Danny wiped his eyes and started for home. The crowd thickened. He brushed and bumped his way through the hungry masses, all waiting for their judgment. People near him automatically downloaded his stream. They turned to him as he struggled past and gave their varied advice--to cheer up, to forget about Megan, to be more of a man and she wouldn't have left, to join the party and hook up with someone else tonight, to not give up.
Finally the crowd thinned a little as Danny approached the perimeter. He felt the buzz behind his eyes from the incoming data; he heard the crowd chanting the final ten seconds, both audibly through his ears and digitally streamed in his mind. He quickened his pace.
People not yet in the massive crowd rushed toward it from adjacent streets and stores and apartments. They flocked to the Square by thousands more, a hurricane of bodies Danny fought to get through. The crowd erupted; the numbers floated above like apparitions.
All around, people cheered and compared their values. Some were elated and boastful of their ghostly scores of 1082, 857, 965; some felt embarrassed at their 568s or 621s. Then people around Danny started growing silent, started to whisper and stare. The moods shifted from the people near enough to see, and then others rushed closer to witness what their digital feeds were reporting. A human wall encapsulated Danny, and he finally lifted his eyes.
In numbers of shimmering gold, Danny looked up at his value and started to cry. The surrounding masses gasped and gawked in wonder. The feed grew worldwide to levels never seen before. Danny, and the rest of the world, stared in awe at his number, which towered into the millions.
"How did you do that?" someone asked.
"That's incredible!" remarked a woman from within the group.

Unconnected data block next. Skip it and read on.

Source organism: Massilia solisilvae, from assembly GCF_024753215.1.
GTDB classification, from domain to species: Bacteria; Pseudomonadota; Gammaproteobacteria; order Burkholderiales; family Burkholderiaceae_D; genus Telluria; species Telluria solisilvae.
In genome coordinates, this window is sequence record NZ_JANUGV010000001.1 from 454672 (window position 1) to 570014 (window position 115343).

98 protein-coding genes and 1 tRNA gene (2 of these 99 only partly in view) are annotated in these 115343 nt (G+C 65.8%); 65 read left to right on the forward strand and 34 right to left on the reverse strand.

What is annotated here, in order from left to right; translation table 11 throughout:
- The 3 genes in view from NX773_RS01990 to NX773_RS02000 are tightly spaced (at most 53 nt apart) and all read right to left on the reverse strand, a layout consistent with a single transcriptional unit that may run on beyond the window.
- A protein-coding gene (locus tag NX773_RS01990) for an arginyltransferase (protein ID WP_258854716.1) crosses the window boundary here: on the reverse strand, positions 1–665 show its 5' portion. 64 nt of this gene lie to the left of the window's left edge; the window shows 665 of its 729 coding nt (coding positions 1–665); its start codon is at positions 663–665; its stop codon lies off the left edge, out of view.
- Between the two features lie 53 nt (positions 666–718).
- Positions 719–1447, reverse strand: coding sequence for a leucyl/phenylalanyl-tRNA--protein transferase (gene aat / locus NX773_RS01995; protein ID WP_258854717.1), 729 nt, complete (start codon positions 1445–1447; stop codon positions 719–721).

The mumbles and whispers rose like static, and Danny wanted to run. Through his feed, he felt what they felt, and he heard their thoughts. Streams from women poured in wanting to be with him, but he knew it was only because they could now see his value; others doubted him, feared him, mocked him, or gazed with envy.
"You some kind of saint?" shouted a man.
"You think you're better than us?" yelled another.
Danny tried to break through the mob, but none would let him pass. His eyes and temples hummed with the streamed ambivalence.
"Where do you think you're running, saint?"
Danny never saw the first fist swinging, only felt the brutal cold sting of knuckles on his cheek. The thin film of new snow cushioned his fall, but couldn't help him against the beating hands and stomping shoes.
Danny experienced every pain twice. He felt each attack as it happened to him physically, and again a split-second later digitally in his mind--a lingering, echoing agony that trailed on like a comet. Danny's number slowly faded as the feed stretched into the billions, everyone trying to catch a brief glimpse of what they never really wanted to see.
The End
This story was first published on Tuesday, May 22nd, 2012


I wrote this story after reading another story from Daily Science Fiction--The Last Seed by Ken Liu. The two stories are very different, except for the obstinate loneliness that affects both main characters. This story is tragic, but no more tragic than everyday life can be. Social media is fun and valuable and just about everywhere today, but as it continues to grow and morph into new avenues of entertainment, communication, and commercialism, the dangers of abusing it wonít be too far behind.

- Timothy Moore